Intern Introspective: Welcome Jasmin and Dylan

Hemophilia Federation of America is pleased to introduce our Summer 2019 Policy and Government Relations Interns, Jasmin Wyatt and Dylan Edwards. As members of the bleeding disorders community, they understand the mission of HFA firsthand. Jasmin and Dylan were selected for the internship because of their leadership qualities and interest in the field of policy and government relations.
Jasmin and Dylan will engage in a variety of hands-on activities throughout the next ten weeks, including:

  • Team and network building
  • Professional development training
  • Legislative, policy and advocacy training
  • Building communication and media skills
  • Attending Congressional hearings, briefings and Capitol Hill office visits
  • Collaborative activities with HFA’s partner alliances and coalitions
  • Producing a public communication project that includes a specific policy work paper or issue brief that includes a written or oral presentation component
  • Authoring a bi-weekly blog about internship experience
  • Supporting HFA staff on activities including: Dear Addy, Action Alerts and social media outreach
  • Attending other conferences per 2019 schedule and availability
  • Evaluation of internship program

Over the summer, Jasmin and Dylan, will share what they’re doing and learning in this blog. Get to know these two future leaders of the bleeding disorders community!
What school do/did you attend? What is/was your major?

  • Jasmin: I attended my local community college in San Luis Obispo, California for three years and am starting at the University of California Berkeley this fall as a political science major.
  • Dylan: I attended Youngstown State University in Youngstown, Ohio where I earned my bachelor’s degree in Political Science with a minor in History. Currently, I am halfway through completing a Master of Public Administration degree at The Ohio State University in Columbus, Ohio.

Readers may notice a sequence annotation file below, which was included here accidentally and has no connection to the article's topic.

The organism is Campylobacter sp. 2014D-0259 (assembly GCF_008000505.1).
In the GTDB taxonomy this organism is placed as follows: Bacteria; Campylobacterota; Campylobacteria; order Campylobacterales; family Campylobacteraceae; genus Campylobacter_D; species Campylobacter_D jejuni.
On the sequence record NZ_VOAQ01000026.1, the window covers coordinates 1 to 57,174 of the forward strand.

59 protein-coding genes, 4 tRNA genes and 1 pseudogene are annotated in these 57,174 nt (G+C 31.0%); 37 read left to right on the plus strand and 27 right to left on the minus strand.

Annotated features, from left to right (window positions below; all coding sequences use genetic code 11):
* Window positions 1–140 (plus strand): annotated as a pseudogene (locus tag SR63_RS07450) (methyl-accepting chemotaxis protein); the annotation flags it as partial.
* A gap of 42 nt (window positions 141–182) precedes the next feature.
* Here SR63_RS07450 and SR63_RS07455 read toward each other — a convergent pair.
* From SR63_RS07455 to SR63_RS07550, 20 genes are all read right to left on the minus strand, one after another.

Why did you apply for the HFA policy internship?

  • Jasmin: I applied for the HFA internship because I have a strong passion for advocacy work and for seeing positive change through policy! Additionally, I have a special interest in health policy and hemophilia as my younger brother has Hemophilia B.
  • Dylan: Since 2018, I have become increasingly involved in the Bleeding Disorders Community at a national level. As my awareness grew about how policy effects our quality of life, I kept wanting to be an advocate and use my education and interests at an organization that focused on these issues. Applying for the internship at HFA was a means of taking my involvement to a new level and being a community leader and voice for our needs.

What does it mean to be an advocate in the bleeding disorders community?

  • Jasmin: In my opinion, being an advocate means using your voice and actions to raise awareness. As an advocate for the bleeding disorders community, this can be especially challenging as it is such a rare disorder. Advocacy for the community often must encompass education and a wide-range of support, including training on policy issues.